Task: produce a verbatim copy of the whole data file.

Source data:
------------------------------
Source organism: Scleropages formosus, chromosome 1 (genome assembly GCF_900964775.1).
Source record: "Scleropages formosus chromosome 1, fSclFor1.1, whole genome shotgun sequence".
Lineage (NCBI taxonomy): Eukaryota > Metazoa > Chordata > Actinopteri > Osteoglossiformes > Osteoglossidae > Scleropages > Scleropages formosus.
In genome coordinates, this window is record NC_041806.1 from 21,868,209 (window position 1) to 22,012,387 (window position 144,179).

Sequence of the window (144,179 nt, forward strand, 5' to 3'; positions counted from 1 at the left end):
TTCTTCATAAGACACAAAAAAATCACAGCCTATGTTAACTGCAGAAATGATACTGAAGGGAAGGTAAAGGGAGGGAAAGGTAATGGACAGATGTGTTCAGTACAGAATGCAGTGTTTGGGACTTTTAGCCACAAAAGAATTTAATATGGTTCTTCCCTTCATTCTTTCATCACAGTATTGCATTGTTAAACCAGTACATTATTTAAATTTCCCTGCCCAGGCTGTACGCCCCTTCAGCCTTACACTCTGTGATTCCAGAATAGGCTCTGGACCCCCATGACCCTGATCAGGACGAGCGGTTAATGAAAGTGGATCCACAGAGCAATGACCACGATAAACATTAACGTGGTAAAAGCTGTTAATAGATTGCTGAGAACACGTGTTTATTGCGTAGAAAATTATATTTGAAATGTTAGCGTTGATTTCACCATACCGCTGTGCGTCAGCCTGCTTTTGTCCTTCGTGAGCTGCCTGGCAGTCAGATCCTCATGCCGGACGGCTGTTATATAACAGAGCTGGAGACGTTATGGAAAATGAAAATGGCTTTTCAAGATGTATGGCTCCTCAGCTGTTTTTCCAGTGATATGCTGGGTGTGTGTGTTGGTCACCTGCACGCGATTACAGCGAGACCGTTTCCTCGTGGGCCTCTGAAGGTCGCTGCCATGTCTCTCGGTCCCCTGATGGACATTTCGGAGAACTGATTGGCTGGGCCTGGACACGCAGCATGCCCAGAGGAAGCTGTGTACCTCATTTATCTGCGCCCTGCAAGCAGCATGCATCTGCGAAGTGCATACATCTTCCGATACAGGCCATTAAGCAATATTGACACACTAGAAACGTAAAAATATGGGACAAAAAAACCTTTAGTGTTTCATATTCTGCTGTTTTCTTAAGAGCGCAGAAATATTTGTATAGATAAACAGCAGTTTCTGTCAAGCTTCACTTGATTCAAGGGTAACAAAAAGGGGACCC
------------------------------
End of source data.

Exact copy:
Source organism: Scleropages formosus, chromosome 1 (genome assembly GCF_900964775.1).
Source record: "Scleropages formosus chromosome 1, fSclFor1.1, whole genome shotgun sequence".
Lineage (NCBI taxonomy): Eukaryota > Metazoa > Chordata > Actinopteri > Osteoglossiformes > Osteoglossidae > Scleropages > Scleropages formosus.
In genome coordinates, this window is record NC_041806.1 from 21,868,209 (window position 1) to 22,012,387 (window position 144,179).

Sequence of the window (144,179 nt, forward strand, 5' to 3'; positions counted from 1 at the left end):
TTCTTCATAAGACACAAAAAAATCACAGCCTATGTTAACTGCAGAAATGATACTGAAGGGAAGGTAAAGGGAGGGAAAGGTAATGGACAGATGTGTTCAGTACAGAATGCAGTGTTTGGGACTTTTAGCCACAAAAGAATTTAATATGGTTCTTCCCTTCATTCTTTCATCACAGTATTGCATTGTTAAACCAGTACATTATTTAAATTTCCCTGCCCAGGCTGTACGCCCCTTCAGCCTTACACTCTGTGATTCCAGAATAGGCTCTGGACCCCCATGACCCTGATCAGGACGAGCGGTTAATGAAAGTGGATCCACAGAGCAATGACCACGATAAACATTAACGTGGTAAAAGCTGTTAATAGATTGCTGAGAACACGTGTTTATTGCGTAGAAAATTATATTTGAAATGTTAGCGTTGATTTCACCATACCGCTGTGCGTCAGCCTGCTTTTGTCCTTCGTGAGCTGCCTGGCAGTCAGATCCTCATGCCGGACGGCTGTTATATAACAGAGCTGGAGACGTTATGGAAAATGAAAATGGCTTTTCAAGATGTATGGCTCCTCAGCTGTTTTTCCAGTGATATGCTGGGTGTGTGTGTTGGTCACCTGCACGCGATTACAGCGAGACCGTTTCCTCGTGGGCCTCTGAAGGTCGCTGCCATGTCTCTCGGTCCCCTGATGGACATTTCGGAGAACTGATTGGCTGGGCCTGGACACGCAGCATGCCCAGAGGAAGCTGTGTACCTCATTTATCTGCGCCCTGCAAGCAGCATGCATCTGCGAAGTGCATACATCTTCCGATACAGGCCATTAAGCAATATTGACACACTAGAAACGTAAAAATATGGGACAAAAAAACCTTTAGTGTTTCATATTCTGCTGTTTTCTTAAGAGCGCAGAAATATTTGTATAGATAAACAGCAGTTTCTGTCAAGCTTCACTTGATTCAAGGGTAACAAAAAGGGGACCC